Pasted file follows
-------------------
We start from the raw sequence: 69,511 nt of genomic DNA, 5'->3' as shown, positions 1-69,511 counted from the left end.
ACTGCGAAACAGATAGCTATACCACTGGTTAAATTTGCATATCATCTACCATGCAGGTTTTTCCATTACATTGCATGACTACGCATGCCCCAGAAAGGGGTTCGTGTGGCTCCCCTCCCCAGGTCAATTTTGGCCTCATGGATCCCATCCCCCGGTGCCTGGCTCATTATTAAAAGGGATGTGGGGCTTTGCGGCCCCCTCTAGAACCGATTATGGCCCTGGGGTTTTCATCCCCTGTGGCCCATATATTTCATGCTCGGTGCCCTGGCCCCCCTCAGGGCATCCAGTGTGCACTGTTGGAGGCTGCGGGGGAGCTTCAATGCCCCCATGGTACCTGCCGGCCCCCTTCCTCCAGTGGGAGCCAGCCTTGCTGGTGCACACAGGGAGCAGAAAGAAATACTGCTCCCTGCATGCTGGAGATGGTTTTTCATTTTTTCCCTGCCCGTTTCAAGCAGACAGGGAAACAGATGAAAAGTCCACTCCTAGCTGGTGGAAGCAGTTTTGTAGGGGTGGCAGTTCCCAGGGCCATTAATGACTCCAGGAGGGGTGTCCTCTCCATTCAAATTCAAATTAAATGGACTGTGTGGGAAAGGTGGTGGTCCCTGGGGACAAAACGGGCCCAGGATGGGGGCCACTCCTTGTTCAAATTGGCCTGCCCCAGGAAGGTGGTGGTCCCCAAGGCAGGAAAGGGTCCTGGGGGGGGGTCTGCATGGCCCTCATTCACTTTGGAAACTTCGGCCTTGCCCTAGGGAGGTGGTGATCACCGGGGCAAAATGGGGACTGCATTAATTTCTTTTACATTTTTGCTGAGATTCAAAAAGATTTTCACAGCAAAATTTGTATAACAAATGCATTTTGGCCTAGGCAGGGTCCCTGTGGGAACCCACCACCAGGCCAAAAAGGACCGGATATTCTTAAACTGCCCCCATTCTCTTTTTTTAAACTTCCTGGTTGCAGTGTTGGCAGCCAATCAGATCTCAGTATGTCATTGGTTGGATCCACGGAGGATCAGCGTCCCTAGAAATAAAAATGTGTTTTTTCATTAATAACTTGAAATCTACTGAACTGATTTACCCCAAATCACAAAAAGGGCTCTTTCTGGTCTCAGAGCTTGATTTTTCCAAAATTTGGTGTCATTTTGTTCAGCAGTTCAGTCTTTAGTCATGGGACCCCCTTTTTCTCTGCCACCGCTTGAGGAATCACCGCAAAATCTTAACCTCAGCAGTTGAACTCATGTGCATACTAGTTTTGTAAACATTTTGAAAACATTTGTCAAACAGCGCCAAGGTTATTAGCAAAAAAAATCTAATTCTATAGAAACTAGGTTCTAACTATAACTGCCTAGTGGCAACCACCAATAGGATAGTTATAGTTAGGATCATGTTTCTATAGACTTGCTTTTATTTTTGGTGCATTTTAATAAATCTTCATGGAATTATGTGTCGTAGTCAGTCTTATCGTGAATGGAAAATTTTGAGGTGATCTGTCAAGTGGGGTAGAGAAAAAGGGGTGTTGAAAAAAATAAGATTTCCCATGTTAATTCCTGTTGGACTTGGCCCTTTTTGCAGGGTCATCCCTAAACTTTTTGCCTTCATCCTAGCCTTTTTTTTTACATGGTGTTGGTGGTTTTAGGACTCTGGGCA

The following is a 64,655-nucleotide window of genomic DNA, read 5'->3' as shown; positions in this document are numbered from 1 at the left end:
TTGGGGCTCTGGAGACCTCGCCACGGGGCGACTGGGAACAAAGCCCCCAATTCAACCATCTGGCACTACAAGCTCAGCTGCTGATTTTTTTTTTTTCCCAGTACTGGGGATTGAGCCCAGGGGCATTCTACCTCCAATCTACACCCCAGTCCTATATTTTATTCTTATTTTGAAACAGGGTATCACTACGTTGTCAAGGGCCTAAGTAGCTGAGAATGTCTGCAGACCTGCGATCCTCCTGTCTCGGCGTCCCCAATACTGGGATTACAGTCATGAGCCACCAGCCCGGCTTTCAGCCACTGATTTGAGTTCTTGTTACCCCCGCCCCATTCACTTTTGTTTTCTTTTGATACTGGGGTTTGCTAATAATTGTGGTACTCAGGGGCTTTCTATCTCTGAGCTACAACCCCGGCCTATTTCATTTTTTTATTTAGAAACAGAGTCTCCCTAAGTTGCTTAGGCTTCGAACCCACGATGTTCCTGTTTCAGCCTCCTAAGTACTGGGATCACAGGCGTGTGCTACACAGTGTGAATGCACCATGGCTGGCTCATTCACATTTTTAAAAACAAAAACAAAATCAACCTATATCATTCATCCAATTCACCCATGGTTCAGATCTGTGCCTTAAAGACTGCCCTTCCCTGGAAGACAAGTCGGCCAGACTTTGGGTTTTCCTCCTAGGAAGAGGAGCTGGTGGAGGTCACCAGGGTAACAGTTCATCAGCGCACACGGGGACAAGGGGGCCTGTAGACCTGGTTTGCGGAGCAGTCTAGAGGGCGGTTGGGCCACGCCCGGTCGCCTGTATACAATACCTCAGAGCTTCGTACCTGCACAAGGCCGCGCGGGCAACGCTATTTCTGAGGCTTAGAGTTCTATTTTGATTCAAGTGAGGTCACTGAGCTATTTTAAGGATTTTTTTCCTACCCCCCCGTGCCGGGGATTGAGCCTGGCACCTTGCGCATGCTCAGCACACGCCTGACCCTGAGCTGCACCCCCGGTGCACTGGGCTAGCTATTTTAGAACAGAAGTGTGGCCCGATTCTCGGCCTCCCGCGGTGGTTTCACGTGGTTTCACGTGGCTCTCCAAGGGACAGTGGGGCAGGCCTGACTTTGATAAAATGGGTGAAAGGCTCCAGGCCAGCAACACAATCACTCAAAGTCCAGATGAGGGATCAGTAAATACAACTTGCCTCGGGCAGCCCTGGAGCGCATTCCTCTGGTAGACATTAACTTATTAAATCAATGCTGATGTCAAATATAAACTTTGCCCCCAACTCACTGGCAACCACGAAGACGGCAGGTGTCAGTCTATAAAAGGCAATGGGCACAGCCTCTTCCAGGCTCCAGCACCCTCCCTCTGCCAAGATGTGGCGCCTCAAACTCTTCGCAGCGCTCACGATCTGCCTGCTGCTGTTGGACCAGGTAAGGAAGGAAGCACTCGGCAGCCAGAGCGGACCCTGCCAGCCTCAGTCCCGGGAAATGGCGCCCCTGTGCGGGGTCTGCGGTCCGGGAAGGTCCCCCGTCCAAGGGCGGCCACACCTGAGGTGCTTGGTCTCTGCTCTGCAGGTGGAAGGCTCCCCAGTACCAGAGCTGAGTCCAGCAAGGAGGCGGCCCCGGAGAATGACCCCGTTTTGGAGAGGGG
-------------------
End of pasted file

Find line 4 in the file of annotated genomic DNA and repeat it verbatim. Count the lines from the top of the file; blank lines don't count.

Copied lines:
TTGGGGCTCTGGAGACCTCGCCACGGGGCGACTGGGAACAAAGCCCCCAATTCAACCATCTGGCACTACAAGCTCAGCTGCTGATTTTTTTTTTTTCCCAGTACTGGGGATTGAGCCCAGGGGCATTCTACCTCCAATCTACACCCCAGTCCTATATTTTATTCTTATTTTGAAACAGGGTATCACTACGTTGTCAAGGGCCTAAGTAGCTGAGAATGTCTGCAGACCTGCGATCCTCCTGTCTCGGCGTCCCCAATACTGGGATTACAGTCATGAGCCACCAGCCCGGCTTTCAGCCACTGATTTGAGTTCTTGTTACCCCCGCCCCATTCACTTTTGTTTTCTTTTGATACTGGGGTTTGCTAATAATTGTGGTACTCAGGGGCTTTCTATCTCTGAGCTACAACCCCGGCCTATTTCATTTTTTTATTTAGAAACAGAGTCTCCCTAAGTTGCTTAGGCTTCGAACCCACGATGTTCCTGTTTCAGCCTCCTAAGTACTGGGATCACAGGCGTGTGCTACACAGTGTGAATGCACCATGGCTGGCTCATTCACATTTTTAAAAACAAAAACAAAATCAACCTATATCATTCATCCAATTCACCCATGGTTCAGATCTGTGCCTTAAAGACTGCCCTTCCCTGGAAGACAAGTCGGCCAGACTTTGGGTTTTCCTCCTAGGAAGAGGAGCTGGTGGAGGTCACCAGGGTAACAGTTCATCAGCGCACACGGGGACAAGGGGGCCTGTAGACCTGGTTTGCGGAGCAGTCTAGAGGGCGGTTGGGCCACGCCCGGTCGCCTGTATACAATACCTCAGAGCTTCGTACCTGCACAAGGCCGCGCGGGCAACGCTATTTCTGAGGCTTAGAGTTCTATTTTGATTCAAGTGAGGTCACTGAGCTATTTTAAGGATTTTTTTCCTACCCCCCCGTGCCGGGGATTGAGCCTGGCACCTTGCGCATGCTCAGCACACGCCTGACCCTGAGCTGCACCCCCGGTGCACTGGGCTAGCTATTTTAGAACAGAAGTGTGGCCCGATTCTCGGCCTCCCGCGGTGGTTTCACGTGGTTTCACGTGGCTCTCCAAGGGACAGTGGGGCAGGCCTGACTTTGATAAAATGGGTGAAAGGCTCCAGGCCAGCAACACAATCACTCAAAGTCCAGATGAGGGATCAGTAAATACAACTTGCCTCGGGCAGCCCTGGAGCGCATTCCTCTGGTAGACATTAACTTATTAAATCAATGCTGATGTCAAATATAAACTTTGCCCCCAACTCACTGGCAACCACGAAGACGGCAGGTGTCAGTCTATAAAAGGCAATGGGCACAGCCTCTTCCAGGCTCCAGCACCCTCCCTCTGCCAAGATGTGGCGCCTCAAACTCTTCGCAGCGCTCACGATCTGCCTGCTGCTGTTGGACCAGGTAAGGAAGGAAGCACTCGGCAGCCAGAGCGGACCCTGCCAGCCTCAGTCCCGGGAAATGGCGCCCCTGTGCGGGGTCTGCGGTCCGGGAAGGTCCCCCGTCCAAGGGCGGCCACACCTGAGGTGCTTGGTCTCTGCTCTGCAGGTGGAAGGCTCCCCAGTACCAGAGCTGAGTCCAGCAAGGAGGCGGCCCCGGAGAATGACCCCGTTTTGGAGAGGGG